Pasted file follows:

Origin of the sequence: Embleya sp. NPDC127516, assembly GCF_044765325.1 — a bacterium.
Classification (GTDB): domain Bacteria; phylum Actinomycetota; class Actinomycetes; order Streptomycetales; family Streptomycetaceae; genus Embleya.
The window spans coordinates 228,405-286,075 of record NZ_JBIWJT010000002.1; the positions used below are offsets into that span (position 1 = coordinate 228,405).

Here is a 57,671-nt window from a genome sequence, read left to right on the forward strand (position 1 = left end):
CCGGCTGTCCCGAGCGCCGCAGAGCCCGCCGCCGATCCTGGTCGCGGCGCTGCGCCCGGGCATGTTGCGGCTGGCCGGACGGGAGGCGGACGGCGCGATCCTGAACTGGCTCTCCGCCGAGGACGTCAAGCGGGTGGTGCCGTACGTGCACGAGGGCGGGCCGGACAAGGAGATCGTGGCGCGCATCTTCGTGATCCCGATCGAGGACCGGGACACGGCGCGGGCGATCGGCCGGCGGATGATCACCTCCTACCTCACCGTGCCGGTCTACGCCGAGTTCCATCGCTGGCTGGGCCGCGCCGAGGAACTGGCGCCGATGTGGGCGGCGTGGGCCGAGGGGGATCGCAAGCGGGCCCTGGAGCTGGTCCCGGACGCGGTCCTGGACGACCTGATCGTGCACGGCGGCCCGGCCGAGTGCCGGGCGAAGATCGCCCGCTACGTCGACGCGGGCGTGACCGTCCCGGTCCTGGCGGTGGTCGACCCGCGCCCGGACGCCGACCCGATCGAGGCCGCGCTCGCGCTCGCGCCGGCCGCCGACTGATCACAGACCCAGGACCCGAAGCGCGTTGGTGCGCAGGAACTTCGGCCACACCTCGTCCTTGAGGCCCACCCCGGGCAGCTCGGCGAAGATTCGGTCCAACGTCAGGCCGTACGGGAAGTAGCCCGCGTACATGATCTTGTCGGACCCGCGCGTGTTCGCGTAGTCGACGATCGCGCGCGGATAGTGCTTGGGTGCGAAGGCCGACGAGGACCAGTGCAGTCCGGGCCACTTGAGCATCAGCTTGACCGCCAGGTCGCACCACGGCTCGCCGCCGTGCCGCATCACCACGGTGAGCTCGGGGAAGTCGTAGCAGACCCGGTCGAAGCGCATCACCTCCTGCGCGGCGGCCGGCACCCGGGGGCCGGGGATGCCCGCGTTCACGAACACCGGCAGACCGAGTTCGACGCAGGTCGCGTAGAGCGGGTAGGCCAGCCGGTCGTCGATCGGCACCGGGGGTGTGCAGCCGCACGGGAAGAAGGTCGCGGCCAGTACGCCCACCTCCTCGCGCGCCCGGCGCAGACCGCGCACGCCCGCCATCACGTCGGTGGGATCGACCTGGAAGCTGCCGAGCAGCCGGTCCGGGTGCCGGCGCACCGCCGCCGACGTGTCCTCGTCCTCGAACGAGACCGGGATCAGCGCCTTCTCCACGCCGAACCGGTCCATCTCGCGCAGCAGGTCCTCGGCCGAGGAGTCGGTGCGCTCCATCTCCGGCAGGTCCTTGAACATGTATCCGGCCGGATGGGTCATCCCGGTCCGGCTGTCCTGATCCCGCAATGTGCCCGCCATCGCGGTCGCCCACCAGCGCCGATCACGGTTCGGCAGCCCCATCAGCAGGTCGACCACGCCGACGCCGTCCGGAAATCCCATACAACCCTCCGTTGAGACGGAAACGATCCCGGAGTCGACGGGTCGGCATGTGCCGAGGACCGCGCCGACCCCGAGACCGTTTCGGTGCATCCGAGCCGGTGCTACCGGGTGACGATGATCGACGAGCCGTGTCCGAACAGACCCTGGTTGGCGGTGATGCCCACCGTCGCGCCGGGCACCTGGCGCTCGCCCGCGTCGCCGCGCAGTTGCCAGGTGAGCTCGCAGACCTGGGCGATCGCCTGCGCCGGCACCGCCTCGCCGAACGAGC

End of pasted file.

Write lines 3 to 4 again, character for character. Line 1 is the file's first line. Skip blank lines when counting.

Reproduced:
The window spans coordinates 228,405-286,075 of record NZ_JBIWJT010000002.1; the positions used below are offsets into that span (position 1 = coordinate 228,405).

Here is a 57,671-nt window from a genome sequence, read left to right on the forward strand (position 1 = left end):